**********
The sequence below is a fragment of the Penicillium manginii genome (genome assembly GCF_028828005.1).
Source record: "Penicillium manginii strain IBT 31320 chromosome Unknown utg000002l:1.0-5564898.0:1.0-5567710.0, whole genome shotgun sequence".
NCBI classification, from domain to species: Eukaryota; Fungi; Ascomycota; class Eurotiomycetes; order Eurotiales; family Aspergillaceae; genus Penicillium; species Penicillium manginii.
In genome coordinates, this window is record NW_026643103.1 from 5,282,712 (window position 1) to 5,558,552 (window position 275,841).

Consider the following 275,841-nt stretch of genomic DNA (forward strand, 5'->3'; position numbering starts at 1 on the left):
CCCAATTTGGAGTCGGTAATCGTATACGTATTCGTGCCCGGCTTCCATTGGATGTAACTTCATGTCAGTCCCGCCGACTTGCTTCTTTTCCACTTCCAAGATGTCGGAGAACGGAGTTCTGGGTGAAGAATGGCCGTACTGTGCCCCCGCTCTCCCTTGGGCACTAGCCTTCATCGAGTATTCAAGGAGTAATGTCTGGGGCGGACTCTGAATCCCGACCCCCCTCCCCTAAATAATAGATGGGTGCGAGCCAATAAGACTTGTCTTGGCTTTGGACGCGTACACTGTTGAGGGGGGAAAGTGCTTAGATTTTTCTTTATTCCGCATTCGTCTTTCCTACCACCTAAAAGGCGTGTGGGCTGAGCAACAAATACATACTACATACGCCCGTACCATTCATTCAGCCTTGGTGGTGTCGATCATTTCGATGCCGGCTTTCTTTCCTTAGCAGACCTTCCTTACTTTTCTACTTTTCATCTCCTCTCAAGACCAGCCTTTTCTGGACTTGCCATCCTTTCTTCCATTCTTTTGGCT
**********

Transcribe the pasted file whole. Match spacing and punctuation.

The sequence below is a fragment of the Penicillium manginii genome (genome assembly GCF_028828005.1).
Source record: "Penicillium manginii strain IBT 31320 chromosome Unknown utg000002l:1.0-5564898.0:1.0-5567710.0, whole genome shotgun sequence".
NCBI classification, from domain to species: Eukaryota; Fungi; Ascomycota; class Eurotiomycetes; order Eurotiales; family Aspergillaceae; genus Penicillium; species Penicillium manginii.
In genome coordinates, this window is record NW_026643103.1 from 5,282,712 (window position 1) to 5,558,552 (window position 275,841).

Consider the following 275,841-nt stretch of genomic DNA (forward strand, 5'->3'; position numbering starts at 1 on the left):
CCCAATTTGGAGTCGGTAATCGTATACGTATTCGTGCCCGGCTTCCATTGGATGTAACTTCATGTCAGTCCCGCCGACTTGCTTCTTTTCCACTTCCAAGATGTCGGAGAACGGAGTTCTGGGTGAAGAATGGCCGTACTGTGCCCCCGCTCTCCCTTGGGCACTAGCCTTCATCGAGTATTCAAGGAGTAATGTCTGGGGCGGACTCTGAATCCCGACCCCCCTCCCCTAAATAATAGATGGGTGCGAGCCAATAAGACTTGTCTTGGCTTTGGACGCGTACACTGTTGAGGGGGGAAAGTGCTTAGATTTTTCTTTATTCCGCATTCGTCTTTCCTACCACCTAAAAGGCGTGTGGGCTGAGCAACAAATACATACTACATACGCCCGTACCATTCATTCAGCCTTGGTGGTGTCGATCATTTCGATGCCGGCTTTCTTTCCTTAGCAGACCTTCCTTACTTTTCTACTTTTCATCTCCTCTCAAGACCAGCCTTTTCTGGACTTGCCATCCTTTCTTCCATTCTTTTGGCT